AMES, Iowa – There is no shortage of avenues for farmers to receive information geared to help them make agronomic, conservation, financial and other agriculture-related decisions. The Iowa Farm and Rural Life Poll asked farmers about how they prefer to learn about different types of agricultural information.
“There are a lot of ways that farmers can access information these days, with new pathways such as social media vying with traditional sources such as field days, so we wanted to know what farmers’ preferences are in this changing communication landscape,” said J. Gordon Arbuckle, associate professor of sociology at Iowa State University. “We were particularly interested in learning about farmer perspectives on ‘new media’ sources such as social media, online videos, downloadable publications and web-based ‘decision tools.’”
The survey provided farmers with a list agricultural topics and a list of ways they can access information and asked them to select the ones that they most prefer for each topic. Live, in-person ways of getting information were most popular for all topic areas. One-on-one consultations were the top way farmers wanted to receive information on financial management (55 percent), seed selection (53 percent), crop disease management (49 percent), nutrient management (49 percent) and pest management (47 percent).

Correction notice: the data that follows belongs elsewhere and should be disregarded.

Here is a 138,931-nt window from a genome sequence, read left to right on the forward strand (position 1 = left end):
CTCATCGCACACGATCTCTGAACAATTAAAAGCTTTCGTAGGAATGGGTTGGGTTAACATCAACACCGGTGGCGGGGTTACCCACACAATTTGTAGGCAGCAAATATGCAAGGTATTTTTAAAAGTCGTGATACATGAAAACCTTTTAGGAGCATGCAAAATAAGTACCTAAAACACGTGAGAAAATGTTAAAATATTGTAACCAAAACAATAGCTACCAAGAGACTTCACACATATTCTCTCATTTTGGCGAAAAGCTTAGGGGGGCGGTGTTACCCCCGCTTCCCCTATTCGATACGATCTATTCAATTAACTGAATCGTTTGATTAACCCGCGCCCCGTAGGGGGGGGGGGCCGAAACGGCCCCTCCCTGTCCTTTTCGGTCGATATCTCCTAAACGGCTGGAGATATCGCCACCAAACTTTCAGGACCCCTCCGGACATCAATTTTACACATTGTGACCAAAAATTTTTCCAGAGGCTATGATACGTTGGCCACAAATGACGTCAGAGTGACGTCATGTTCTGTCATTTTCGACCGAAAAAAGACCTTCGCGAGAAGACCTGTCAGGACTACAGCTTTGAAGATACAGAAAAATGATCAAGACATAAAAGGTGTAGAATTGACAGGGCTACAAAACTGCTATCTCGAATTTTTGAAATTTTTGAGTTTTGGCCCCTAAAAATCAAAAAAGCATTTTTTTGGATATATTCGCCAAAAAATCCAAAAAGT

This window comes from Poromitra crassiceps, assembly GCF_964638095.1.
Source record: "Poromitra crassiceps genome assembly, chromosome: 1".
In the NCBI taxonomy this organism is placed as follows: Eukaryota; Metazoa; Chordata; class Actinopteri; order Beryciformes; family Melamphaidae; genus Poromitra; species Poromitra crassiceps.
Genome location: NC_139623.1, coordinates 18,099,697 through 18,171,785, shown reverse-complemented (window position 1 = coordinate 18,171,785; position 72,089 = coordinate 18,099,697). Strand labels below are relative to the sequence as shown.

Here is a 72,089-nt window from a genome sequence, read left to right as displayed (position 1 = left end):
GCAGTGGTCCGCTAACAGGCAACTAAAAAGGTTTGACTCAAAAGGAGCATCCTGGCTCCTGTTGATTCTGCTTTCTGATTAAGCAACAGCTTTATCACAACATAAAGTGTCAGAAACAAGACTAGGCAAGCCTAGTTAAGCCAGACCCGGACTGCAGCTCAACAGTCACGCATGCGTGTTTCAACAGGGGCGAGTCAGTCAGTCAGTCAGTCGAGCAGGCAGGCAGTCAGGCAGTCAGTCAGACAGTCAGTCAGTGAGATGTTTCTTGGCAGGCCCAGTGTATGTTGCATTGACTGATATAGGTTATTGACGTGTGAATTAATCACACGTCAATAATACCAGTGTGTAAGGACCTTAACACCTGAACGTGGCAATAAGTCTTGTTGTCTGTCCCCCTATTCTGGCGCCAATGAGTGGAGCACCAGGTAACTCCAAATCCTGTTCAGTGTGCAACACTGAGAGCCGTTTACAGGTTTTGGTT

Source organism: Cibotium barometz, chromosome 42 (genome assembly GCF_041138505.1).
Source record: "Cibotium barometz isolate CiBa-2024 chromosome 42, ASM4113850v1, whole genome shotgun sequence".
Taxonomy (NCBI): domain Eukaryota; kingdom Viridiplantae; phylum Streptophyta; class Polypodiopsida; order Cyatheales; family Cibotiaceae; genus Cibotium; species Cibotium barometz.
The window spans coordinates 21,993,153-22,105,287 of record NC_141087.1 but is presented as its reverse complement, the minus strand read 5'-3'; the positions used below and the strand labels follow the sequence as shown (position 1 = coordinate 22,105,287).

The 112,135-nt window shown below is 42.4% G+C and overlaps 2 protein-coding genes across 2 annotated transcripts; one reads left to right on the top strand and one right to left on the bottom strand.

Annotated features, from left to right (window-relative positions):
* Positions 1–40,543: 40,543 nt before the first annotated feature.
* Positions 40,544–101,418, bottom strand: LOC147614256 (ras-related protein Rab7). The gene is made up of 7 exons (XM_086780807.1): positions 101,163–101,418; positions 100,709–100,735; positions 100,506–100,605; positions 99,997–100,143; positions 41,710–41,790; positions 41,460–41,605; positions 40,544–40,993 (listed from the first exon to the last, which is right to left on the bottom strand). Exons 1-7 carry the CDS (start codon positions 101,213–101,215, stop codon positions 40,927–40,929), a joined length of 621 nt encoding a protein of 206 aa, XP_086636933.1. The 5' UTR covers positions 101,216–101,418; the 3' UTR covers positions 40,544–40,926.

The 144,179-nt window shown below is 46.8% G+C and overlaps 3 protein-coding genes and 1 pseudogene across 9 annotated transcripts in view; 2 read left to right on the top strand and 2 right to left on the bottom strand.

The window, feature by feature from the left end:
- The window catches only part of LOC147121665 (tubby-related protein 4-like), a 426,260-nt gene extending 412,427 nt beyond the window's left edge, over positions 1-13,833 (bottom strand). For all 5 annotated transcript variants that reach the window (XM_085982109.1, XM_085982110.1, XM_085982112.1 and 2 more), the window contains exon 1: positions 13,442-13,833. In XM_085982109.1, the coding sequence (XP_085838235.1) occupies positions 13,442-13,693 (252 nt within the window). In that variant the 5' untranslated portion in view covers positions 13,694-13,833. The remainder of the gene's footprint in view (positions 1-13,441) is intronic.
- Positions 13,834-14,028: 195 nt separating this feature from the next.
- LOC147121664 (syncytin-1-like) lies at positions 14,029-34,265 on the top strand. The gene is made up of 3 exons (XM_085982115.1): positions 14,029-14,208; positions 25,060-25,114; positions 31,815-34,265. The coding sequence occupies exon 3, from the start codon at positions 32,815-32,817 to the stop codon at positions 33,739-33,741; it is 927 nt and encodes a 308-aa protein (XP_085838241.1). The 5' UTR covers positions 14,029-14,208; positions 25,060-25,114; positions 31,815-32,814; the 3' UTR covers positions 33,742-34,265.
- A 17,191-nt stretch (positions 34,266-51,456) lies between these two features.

Workshops, trainings and meetings were the most trusted source for information on marketing (46 percent), reducing nutrient loss into waterways (46 percent), soil and water conservation (45 percent) and livestock management (44 percent). Field days were the top choice for information on tillage methods (46 percent), but this method was popular in many of the other categories as well.
Among the internet-based pathways, downloaded publications were generally the most preferred means of gathering information. A minimum of 14 percent of respondents selected this method as their preferred way of getting information about each of the topics in question.
Other mediums like online videos, web-based or downloadable “decision tools,” and apps for a smartphone or tablet received limited endorsement as preferred information gathering tools. Social medial platforms such as Twitter and Facebook were cited by less than 2.5 percent of farmers in each category with the exception of dealing with severe weather (4 percent).
“The tried-and-true ways of communicating with farmers through meetings, field days, and consultations are still the most preferred pathways, by far,” said Arbuckle. “That said, substantial numbers of farmers did select at least one internet-based source, indicating ‘new media’ forms of communication are gaining some acceptance.”
The Iowa Farm and Rural Life Poll has been in existence since 1982, surveying Iowa farmers on issues of importance to agricultural stakeholders. It is the longest-running survey of its kind in the nation.